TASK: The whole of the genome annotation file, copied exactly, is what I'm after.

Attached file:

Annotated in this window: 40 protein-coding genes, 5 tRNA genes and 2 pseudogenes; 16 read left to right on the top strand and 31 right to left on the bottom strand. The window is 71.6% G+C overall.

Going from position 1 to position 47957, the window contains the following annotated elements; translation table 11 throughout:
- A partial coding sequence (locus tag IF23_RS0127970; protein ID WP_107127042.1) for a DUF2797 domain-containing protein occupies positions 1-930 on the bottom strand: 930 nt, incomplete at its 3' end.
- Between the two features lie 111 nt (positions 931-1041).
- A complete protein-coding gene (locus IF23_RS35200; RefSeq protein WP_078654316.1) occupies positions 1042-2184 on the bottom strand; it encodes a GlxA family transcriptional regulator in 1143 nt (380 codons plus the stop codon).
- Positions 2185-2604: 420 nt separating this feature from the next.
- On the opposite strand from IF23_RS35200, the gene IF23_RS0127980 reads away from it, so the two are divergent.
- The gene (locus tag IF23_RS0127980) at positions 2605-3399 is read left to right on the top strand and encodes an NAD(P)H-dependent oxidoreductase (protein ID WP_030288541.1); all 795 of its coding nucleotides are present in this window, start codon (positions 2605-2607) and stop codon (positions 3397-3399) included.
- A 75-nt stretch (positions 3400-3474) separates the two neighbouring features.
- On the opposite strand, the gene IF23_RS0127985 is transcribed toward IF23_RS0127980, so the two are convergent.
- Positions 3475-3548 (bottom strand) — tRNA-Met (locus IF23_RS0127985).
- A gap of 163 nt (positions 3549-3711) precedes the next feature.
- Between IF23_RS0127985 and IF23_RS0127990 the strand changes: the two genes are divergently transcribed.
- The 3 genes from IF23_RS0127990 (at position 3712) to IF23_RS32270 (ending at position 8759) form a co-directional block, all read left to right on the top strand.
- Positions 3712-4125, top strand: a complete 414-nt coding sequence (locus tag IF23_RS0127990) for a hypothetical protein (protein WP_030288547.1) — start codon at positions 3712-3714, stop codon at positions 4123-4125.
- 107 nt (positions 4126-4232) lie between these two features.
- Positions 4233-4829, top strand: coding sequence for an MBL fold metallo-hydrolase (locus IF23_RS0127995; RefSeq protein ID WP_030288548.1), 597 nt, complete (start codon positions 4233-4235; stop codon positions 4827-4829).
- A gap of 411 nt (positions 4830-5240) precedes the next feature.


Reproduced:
Annotated in this window: 40 protein-coding genes, 5 tRNA genes and 2 pseudogenes; 16 read left to right on the top strand and 31 right to left on the bottom strand. The window is 71.6% G+C overall.

Going from position 1 to position 47957, the window contains the following annotated elements; translation table 11 throughout:
- A partial coding sequence (locus tag IF23_RS0127970; protein ID WP_107127042.1) for a DUF2797 domain-containing protein occupies positions 1-930 on the bottom strand: 930 nt, incomplete at its 3' end.
- Between the two features lie 111 nt (positions 931-1041).
- A complete protein-coding gene (locus IF23_RS35200; RefSeq protein WP_078654316.1) occupies positions 1042-2184 on the bottom strand; it encodes a GlxA family transcriptional regulator in 1143 nt (380 codons plus the stop codon).
- Positions 2185-2604: 420 nt separating this feature from the next.
- On the opposite strand from IF23_RS35200, the gene IF23_RS0127980 reads away from it, so the two are divergent.
- The gene (locus tag IF23_RS0127980) at positions 2605-3399 is read left to right on the top strand and encodes an NAD(P)H-dependent oxidoreductase (protein ID WP_030288541.1); all 795 of its coding nucleotides are present in this window, start codon (positions 2605-2607) and stop codon (positions 3397-3399) included.
- A 75-nt stretch (positions 3400-3474) separates the two neighbouring features.
- On the opposite strand, the gene IF23_RS0127985 is transcribed toward IF23_RS0127980, so the two are convergent.
- Positions 3475-3548 (bottom strand) — tRNA-Met (locus IF23_RS0127985).
- A gap of 163 nt (positions 3549-3711) precedes the next feature.
- Between IF23_RS0127985 and IF23_RS0127990 the strand changes: the two genes are divergently transcribed.
- The 3 genes from IF23_RS0127990 (at position 3712) to IF23_RS32270 (ending at position 8759) form a co-directional block, all read left to right on the top strand.
- Positions 3712-4125, top strand: a complete 414-nt coding sequence (locus tag IF23_RS0127990) for a hypothetical protein (protein WP_030288547.1) — start codon at positions 3712-3714, stop codon at positions 4123-4125.
- 107 nt (positions 4126-4232) lie between these two features.
- Positions 4233-4829, top strand: coding sequence for an MBL fold metallo-hydrolase (locus IF23_RS0127995; RefSeq protein ID WP_030288548.1), 597 nt, complete (start codon positions 4233-4235; stop codon positions 4827-4829).
- A gap of 411 nt (positions 4830-5240) precedes the next feature.